(Holzwarth Historic Site, Rocky Mountain National Park)
One life stamps and influences another, which in turn stamps and influences another, on and on, until the soul of human experience breathes on in generations we’ll never even meet.
~ Mary Kay Blakely
An interesting side-effect of all the canning and freezing I do at this time of year is that I not only feel a deeper connection to the land I live on and the community I am a part of, but I also feel part of a long line of women (and some men) who have spent the latter months of summer and the early months of autumn preserving the harvest.
It’s sometimes hard for me to imagine what it must have been like trying to keep food around well into the winter months without the modern appliances we have now.
The reason I preserve some of the harvest is to save money since I am no longer working outside of the home. But I also do it because I like opening a jar of tomatoes in the depths of winter, when the world outside of my door is covered in snow and ice, and getting a whiff of summer as I sniff the tomatoes to make sure all is well (and not rotting).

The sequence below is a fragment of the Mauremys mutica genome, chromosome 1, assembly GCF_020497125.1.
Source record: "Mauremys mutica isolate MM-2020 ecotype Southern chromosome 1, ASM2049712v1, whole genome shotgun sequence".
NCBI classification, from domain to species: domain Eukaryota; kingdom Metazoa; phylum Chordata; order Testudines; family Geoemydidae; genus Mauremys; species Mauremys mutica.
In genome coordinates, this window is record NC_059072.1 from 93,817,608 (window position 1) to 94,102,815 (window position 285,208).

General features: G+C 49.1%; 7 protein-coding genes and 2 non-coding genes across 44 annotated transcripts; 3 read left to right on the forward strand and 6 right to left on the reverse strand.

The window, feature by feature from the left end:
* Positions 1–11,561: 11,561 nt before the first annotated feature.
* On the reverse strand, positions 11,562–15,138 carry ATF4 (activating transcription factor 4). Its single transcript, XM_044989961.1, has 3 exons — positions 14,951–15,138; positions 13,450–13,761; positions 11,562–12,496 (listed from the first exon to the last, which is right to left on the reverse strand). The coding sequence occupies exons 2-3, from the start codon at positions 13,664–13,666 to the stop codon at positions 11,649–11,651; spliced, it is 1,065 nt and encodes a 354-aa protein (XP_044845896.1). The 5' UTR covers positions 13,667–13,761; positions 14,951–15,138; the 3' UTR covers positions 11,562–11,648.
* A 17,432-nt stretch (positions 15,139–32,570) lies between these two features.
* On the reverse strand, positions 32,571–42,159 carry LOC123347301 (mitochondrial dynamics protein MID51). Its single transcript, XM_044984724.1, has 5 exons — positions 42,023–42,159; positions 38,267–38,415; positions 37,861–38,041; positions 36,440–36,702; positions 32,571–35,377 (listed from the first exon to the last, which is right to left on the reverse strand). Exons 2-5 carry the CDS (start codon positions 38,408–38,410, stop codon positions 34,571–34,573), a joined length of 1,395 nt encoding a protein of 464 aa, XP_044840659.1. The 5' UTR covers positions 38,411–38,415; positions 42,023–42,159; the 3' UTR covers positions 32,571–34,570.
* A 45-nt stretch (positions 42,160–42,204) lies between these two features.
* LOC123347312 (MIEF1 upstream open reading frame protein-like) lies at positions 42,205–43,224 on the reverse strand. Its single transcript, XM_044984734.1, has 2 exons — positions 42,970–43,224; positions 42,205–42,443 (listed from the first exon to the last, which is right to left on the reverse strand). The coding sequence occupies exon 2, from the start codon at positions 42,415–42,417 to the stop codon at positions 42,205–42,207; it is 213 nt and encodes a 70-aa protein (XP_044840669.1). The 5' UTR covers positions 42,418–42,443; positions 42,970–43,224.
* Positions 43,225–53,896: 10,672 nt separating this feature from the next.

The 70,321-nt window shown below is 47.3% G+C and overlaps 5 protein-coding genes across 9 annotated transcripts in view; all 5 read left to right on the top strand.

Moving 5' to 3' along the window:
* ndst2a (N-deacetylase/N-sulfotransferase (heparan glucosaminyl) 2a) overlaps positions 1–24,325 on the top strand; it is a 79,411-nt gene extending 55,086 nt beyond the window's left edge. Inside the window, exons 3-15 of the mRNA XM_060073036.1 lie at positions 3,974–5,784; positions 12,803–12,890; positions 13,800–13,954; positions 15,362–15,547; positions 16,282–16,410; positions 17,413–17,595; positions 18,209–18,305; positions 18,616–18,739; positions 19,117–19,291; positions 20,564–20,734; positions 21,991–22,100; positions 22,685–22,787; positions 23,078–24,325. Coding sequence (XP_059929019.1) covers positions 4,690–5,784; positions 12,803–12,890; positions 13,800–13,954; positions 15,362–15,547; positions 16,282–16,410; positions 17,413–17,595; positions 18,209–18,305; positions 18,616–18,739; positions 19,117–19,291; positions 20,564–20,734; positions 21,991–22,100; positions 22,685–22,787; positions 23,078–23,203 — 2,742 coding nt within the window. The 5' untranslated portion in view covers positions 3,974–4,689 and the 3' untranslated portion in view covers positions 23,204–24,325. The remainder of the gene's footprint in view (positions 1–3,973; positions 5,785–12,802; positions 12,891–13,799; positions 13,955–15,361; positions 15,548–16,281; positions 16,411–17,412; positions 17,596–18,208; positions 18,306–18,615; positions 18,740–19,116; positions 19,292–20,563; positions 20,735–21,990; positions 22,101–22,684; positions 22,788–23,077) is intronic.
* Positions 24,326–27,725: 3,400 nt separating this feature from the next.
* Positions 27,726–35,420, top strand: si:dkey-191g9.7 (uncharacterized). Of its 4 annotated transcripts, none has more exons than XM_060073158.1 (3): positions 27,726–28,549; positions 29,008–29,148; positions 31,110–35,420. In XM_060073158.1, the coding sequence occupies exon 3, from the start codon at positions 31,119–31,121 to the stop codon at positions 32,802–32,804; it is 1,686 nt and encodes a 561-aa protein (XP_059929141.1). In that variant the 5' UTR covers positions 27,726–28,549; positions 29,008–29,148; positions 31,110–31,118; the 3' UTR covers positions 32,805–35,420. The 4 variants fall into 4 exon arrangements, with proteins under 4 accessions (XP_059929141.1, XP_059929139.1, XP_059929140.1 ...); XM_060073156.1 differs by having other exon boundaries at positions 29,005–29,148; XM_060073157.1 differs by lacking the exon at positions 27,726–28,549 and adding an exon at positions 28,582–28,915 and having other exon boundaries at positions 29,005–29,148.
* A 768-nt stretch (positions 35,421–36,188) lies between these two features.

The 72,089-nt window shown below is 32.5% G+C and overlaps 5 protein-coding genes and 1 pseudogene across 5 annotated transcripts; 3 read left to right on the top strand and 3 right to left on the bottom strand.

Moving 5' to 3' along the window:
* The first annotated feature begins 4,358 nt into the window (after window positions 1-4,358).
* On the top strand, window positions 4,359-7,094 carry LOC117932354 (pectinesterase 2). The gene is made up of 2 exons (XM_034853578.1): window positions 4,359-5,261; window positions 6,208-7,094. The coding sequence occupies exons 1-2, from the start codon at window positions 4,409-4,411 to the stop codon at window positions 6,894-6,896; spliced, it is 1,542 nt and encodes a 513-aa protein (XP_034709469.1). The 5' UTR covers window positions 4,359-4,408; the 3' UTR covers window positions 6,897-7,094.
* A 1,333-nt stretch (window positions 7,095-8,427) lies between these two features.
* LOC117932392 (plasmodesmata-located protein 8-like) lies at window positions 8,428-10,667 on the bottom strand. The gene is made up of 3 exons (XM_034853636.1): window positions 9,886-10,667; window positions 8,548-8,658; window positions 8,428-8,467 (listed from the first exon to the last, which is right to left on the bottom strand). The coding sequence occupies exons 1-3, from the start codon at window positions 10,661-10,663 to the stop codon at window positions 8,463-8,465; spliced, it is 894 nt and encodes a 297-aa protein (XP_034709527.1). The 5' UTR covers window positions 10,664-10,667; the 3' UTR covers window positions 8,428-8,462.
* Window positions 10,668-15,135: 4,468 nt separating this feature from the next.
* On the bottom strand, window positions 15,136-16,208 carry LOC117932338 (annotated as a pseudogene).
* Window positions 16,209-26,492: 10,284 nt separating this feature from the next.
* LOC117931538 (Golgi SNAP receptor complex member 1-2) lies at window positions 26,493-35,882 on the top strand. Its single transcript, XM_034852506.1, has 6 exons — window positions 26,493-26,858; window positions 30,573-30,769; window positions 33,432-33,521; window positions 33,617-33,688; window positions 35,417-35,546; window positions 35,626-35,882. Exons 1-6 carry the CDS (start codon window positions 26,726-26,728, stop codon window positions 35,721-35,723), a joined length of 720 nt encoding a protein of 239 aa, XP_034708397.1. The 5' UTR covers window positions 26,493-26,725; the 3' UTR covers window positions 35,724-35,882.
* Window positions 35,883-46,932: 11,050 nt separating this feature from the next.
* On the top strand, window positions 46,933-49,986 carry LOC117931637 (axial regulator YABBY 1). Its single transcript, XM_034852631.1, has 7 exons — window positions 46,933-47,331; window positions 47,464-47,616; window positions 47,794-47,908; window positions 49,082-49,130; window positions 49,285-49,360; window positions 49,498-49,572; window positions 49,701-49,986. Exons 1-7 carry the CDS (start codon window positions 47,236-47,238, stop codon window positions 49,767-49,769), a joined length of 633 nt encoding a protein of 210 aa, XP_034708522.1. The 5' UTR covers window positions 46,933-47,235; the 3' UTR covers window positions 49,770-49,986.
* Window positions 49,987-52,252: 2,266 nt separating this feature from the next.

Yesterday I finally finished up canning the tomatoes. I’m thinking of heading over to Hilgert’s for another bushel of them as tomatoes are something I use a lot of in cooking. They go into soups, stews, chili, pasta sauces, and probably plenty of other things not coming to mind at the moment.
Which reminds me…
I made a risotto the other night as part of my adventures in cooking. It was fabulous. I’ll share the recipe with you soon.